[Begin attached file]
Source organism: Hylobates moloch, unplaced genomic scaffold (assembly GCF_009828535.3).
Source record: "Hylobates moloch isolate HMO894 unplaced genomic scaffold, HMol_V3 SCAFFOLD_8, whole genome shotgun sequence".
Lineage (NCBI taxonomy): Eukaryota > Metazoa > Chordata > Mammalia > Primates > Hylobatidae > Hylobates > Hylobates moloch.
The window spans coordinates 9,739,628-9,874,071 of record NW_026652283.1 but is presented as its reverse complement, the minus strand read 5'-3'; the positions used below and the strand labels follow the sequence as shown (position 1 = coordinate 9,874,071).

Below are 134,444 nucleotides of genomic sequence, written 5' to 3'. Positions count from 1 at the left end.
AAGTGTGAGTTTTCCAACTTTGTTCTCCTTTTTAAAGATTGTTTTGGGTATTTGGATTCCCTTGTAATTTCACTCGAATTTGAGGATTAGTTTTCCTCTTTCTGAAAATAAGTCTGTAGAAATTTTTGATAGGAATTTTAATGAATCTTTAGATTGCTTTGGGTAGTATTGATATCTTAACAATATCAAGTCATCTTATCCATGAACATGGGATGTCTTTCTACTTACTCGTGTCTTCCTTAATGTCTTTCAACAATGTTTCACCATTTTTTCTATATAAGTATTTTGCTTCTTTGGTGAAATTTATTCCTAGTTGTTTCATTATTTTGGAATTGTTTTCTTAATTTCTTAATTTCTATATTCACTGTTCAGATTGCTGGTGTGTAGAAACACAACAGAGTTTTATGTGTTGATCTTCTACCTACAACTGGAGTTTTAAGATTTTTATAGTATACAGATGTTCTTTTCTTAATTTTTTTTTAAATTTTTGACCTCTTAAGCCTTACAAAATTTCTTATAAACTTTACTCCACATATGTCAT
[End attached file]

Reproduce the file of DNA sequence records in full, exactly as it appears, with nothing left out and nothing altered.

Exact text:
Source organism: Hylobates moloch, unplaced genomic scaffold (assembly GCF_009828535.3).
Source record: "Hylobates moloch isolate HMO894 unplaced genomic scaffold, HMol_V3 SCAFFOLD_8, whole genome shotgun sequence".
Lineage (NCBI taxonomy): Eukaryota > Metazoa > Chordata > Mammalia > Primates > Hylobatidae > Hylobates > Hylobates moloch.
The window spans coordinates 9,739,628-9,874,071 of record NW_026652283.1 but is presented as its reverse complement, the minus strand read 5'-3'; the positions used below and the strand labels follow the sequence as shown (position 1 = coordinate 9,874,071).

Below are 134,444 nucleotides of genomic sequence, written 5' to 3'. Positions count from 1 at the left end.
AAGTGTGAGTTTTCCAACTTTGTTCTCCTTTTTAAAGATTGTTTTGGGTATTTGGATTCCCTTGTAATTTCACTCGAATTTGAGGATTAGTTTTCCTCTTTCTGAAAATAAGTCTGTAGAAATTTTTGATAGGAATTTTAATGAATCTTTAGATTGCTTTGGGTAGTATTGATATCTTAACAATATCAAGTCATCTTATCCATGAACATGGGATGTCTTTCTACTTACTCGTGTCTTCCTTAATGTCTTTCAACAATGTTTCACCATTTTTTCTATATAAGTATTTTGCTTCTTTGGTGAAATTTATTCCTAGTTGTTTCATTATTTTGGAATTGTTTTCTTAATTTCTTAATTTCTATATTCACTGTTCAGATTGCTGGTGTGTAGAAACACAACAGAGTTTTATGTGTTGATCTTCTACCTACAACTGGAGTTTTAAGATTTTTATAGTATACAGATGTTCTTTTCTTAATTTTTTTTTAAATTTTTGACCTCTTAAGCCTTACAAAATTTCTTATAAACTTTACTCCACATATGTCAT